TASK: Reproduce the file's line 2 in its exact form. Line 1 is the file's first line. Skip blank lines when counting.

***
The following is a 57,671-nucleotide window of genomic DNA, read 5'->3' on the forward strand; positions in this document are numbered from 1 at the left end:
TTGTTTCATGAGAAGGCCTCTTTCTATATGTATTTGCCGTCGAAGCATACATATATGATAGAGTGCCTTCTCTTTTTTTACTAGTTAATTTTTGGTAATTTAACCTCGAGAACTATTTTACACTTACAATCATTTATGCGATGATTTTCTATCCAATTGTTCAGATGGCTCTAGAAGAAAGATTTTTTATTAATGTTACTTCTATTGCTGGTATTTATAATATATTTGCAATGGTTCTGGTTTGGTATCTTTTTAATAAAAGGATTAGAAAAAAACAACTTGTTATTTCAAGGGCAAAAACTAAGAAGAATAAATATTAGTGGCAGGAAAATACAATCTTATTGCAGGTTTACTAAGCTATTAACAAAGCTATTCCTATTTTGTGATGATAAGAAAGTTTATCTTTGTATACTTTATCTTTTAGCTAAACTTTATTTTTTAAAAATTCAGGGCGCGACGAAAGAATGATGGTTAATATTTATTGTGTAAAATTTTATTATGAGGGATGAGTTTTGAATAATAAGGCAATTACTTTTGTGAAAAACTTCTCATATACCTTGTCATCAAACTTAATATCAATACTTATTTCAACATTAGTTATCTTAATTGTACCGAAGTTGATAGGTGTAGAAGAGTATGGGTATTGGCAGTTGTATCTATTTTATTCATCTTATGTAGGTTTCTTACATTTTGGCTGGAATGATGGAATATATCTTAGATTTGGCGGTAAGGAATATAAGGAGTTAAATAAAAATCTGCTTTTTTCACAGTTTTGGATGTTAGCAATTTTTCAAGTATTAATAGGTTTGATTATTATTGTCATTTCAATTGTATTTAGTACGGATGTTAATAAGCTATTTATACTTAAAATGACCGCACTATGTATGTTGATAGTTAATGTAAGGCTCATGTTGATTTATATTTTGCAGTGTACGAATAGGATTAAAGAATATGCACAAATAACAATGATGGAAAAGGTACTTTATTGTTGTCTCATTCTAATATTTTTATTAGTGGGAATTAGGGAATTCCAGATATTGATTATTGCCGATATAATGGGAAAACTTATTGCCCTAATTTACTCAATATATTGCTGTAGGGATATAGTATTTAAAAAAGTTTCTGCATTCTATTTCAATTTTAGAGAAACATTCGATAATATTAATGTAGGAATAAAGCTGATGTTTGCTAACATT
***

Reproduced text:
TTGTTTCATGAGAAGGCCTCTTTCTATATGTATTTGCCGTCGAAGCATACATATATGATAGAGTGCCTTCTCTTTTTTTACTAGTTAATTTTTGGTAATTTAACCTCGAGAACTATTTTACACTTACAATCATTTATGCGATGATTTTCTATCCAATTGTTCAGATGGCTCTAGAAGAAAGATTTTTTATTAATGTTACTTCTATTGCTGGTATTTATAATATATTTGCAATGGTTCTGGTTTGGTATCTTTTTAATAAAAGGATTAGAAAAAAACAACTTGTTATTTCAAGGGCAAAAACTAAGAAGAATAAATATTAGTGGCAGGAAAATACAATCTTATTGCAGGTTTACTAAGCTATTAACAAAGCTATTCCTATTTTGTGATGATAAGAAAGTTTATCTTTGTATACTTTATCTTTTAGCTAAACTTTATTTTTTAAAAATTCAGGGCGCGACGAAAGAATGATGGTTAATATTTATTGTGTAAAATTTTATTATGAGGGATGAGTTTTGAATAATAAGGCAATTACTTTTGTGAAAAACTTCTCATATACCTTGTCATCAAACTTAATATCAATACTTATTTCAACATTAGTTATCTTAATTGTACCGAAGTTGATAGGTGTAGAAGAGTATGGGTATTGGCAGTTGTATCTATTTTATTCATCTTATGTAGGTTTCTTACATTTTGGCTGGAATGATGGAATATATCTTAGATTTGGCGGTAAGGAATATAAGGAGTTAAATAAAAATCTGCTTTTTTCACAGTTTTGGATGTTAGCAATTTTTCAAGTATTAATAGGTTTGATTATTATTGTCATTTCAATTGTATTTAGTACGGATGTTAATAAGCTATTTATACTTAAAATGACCGCACTATGTATGTTGATAGTTAATGTAAGGCTCATGTTGATTTATATTTTGCAGTGTACGAATAGGATTAAAGAATATGCACAAATAACAATGATGGAAAAGGTACTTTATTGTTGTCTCATTCTAATATTTTTATTAGTGGGAATTAGGGAATTCCAGATATTGATTATTGCCGATATAATGGGAAAACTTATTGCCCTAATTTACTCAATATATTGCTGTAGGGATATAGTATTTAAAAAAGTTTCTGCATTCTATTTCAATTTTAGAGAAACATTCGATAATATTAATGTAGGAATAAAGCTGATGTTTGCTAACATT